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Transition 2012

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Economy Update: Romney Faces Offshoring Criticism

by Newsteam Staff
June 27, 2012

Employees make circuit boards at an electronic component factory in Hefei, China, May 2, 2012.  (Courtesy Reuters) Employees make circuit boards at an electronic component factory in Hefei, China, May 2, 2012. (Courtesy Reuters)

A new report on GOP presidential hopeful Mitt Romney’s corporate history has opened new a line of attack on his domestic job creation record (ABC) as he continues to face a tight race on the economy.

An investigative story by the Washington Post‘s Tom Hamburger says that while Romney ran Bain Capital, the firm invested in other companies that specialized in relocating jobs done by U.S. workers to new facilities in low-wage countries like China and India from call centers to the manufacture of computer parts.

The report runs counter to Romney’s campaign, which centers in part around his experience creating U.S. jobs, his plans to combat the toll competition for jobs overseas has taken in the U.S. economy, and his promises to bring jobs back to the United States and protect domestic employment by getting tougher with China.

The Romney campaign called the report a “fundamentally flawed” story that skirts explanation (Politico) of the difference between “outsourcing” and “offshoring,” or shipping jobs overseas.

The progressive blog Think Progress notes that, while the Romney camp is technically correct on how the Post article confused the two terms, it “doesn’t change the fact that Bain, under Romney, invested in companies whose sole purpose was to move jobs to other countries, directly countering the narrative that Romney has been trying to set.”

However, at Forbes, Dan Ikenson writes that Romney should defend himself and delve into the economics of  “U.S. direct investment abroad” versus “shipping jobs overseas.”

“The vast majority of U.S. direct investment abroad (what the president calls “shipping jobs overseas”) goes to other rich countries (European countries and Canada), where the rule of law is clear and abided, and where there is a market to serve,” Ikenson said. “The primary reason for U.S. corporations establishing foreign affiliates is to serve demand in those markets – not as a platform for exporting back to the United States.”

The Atlantic’s David A. Graham says that outsourcing was a potent issue in the 2004 election and could hurt Romney in 2012, especially in Rust Belt swing states that have been hit hard by a bad economy and account for many electoral votes.

President Barack Obama’s campaign seized on the news, deploying senior campaign strategist David Axelrod on a conference call with reporters (The Hill), adding outsourcing criticism to stump speeches (USAToday), and churning out ads on the issue to run in swing states starting Tuesday (HuffPost).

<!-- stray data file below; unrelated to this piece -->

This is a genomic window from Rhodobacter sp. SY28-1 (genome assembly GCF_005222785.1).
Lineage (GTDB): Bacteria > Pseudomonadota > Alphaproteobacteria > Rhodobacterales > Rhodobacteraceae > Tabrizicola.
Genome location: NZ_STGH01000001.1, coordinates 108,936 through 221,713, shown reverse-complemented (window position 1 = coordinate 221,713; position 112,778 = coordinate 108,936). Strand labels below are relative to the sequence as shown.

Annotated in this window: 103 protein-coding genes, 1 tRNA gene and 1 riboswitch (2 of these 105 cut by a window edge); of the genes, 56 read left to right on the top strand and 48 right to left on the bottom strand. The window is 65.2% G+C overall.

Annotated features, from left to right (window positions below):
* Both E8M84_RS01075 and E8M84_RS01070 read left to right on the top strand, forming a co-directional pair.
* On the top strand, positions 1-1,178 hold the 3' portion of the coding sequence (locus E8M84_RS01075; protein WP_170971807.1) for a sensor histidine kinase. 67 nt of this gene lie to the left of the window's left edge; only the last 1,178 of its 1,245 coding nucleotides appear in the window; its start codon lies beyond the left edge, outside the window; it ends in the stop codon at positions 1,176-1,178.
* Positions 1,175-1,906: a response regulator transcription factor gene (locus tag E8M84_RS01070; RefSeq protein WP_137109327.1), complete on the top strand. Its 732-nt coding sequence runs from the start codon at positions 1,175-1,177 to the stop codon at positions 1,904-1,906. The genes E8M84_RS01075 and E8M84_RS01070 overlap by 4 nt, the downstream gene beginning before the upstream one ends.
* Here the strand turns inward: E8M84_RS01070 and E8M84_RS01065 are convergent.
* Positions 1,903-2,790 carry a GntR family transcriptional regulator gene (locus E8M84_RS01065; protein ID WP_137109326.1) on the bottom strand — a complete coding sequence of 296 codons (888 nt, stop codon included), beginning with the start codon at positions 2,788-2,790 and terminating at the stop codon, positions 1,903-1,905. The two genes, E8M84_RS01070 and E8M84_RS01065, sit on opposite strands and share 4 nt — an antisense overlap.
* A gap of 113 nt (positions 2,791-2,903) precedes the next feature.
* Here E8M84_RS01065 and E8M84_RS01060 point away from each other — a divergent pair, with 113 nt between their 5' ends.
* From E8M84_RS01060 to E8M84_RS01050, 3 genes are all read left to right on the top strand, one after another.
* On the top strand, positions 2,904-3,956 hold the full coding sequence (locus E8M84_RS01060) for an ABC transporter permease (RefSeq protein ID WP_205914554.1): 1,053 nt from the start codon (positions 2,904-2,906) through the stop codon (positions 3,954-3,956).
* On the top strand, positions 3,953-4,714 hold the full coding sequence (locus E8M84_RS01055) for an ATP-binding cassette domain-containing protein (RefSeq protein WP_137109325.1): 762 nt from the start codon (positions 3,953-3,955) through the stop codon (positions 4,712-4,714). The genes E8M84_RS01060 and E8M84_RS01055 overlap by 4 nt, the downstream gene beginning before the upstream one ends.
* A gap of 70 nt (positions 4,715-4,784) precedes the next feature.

For more on the candidates’ stances, check this issue tracker on The Candidates and the Economy.

Suggested Other Reading:

In a May report, the Brookings Institution looks at the slow growth of U.S. manufacturing jobs during the last two years, related geographic implications, and if it signals a renaissance for U.S. manufacturing and recovery from years of outsourcing or represents just a temporary respite from long-term decline.

In March, CFR’s Edward Alden looked at why big companies are not investing in the United States and how to attract them at the Renewing America project.

– Gayle S. Putrich, Contributing Editor

1 Comment

  • Posted by Dave

    I think that if Romney remains the citnossent conservative that he claims to be, he’ll get another shot at the nomination sometime down the line. You’re joking right? Willard would never find a more perfect scenario to become the Republican nominee as he had in 2008, yet he still managed to repel the majority of Republican voters in almost every region of the country. He spent a huge chunk of his family fortune ($10 per vote no less), had the conservative establishment supporting him, yet still somehow managed to come in third place on Super Tuesday. Would it even be logistically possible for Willard to finance another $100 million campaign, half or more from his own campaign, when he failed to win a single prominent battle in this year’s primaries, save for the one in Michigan that McCain basically forfeited. he’s young and he still has plenty of opportunity to have a bright political future. Willard Romney’s career in public office is almost assuredly over. I have a little bit of egg on my face as well for taking this guy seriously for nearly a year. As recently as November, I gave him an 80% chance of winning the nomination due to his phantom strength in the early states.“Out of love for America, I must stand aside.”One of the more hilarious concession speeches I’ve ever heard. Secretary of the Treasury Romney? Vice President Romney? McCain needs the conservative support, and when it comes to fiscal matters Romney would be a strong choice. I expect McCain is too petty to let his personal grievances with Willard trump any political advantage it may offer to put Willard in his administration. Maybe I’ll be proven wrong, but McCain’s sandbox-worthy petulance towards Willard in the last debate gives me doubts.

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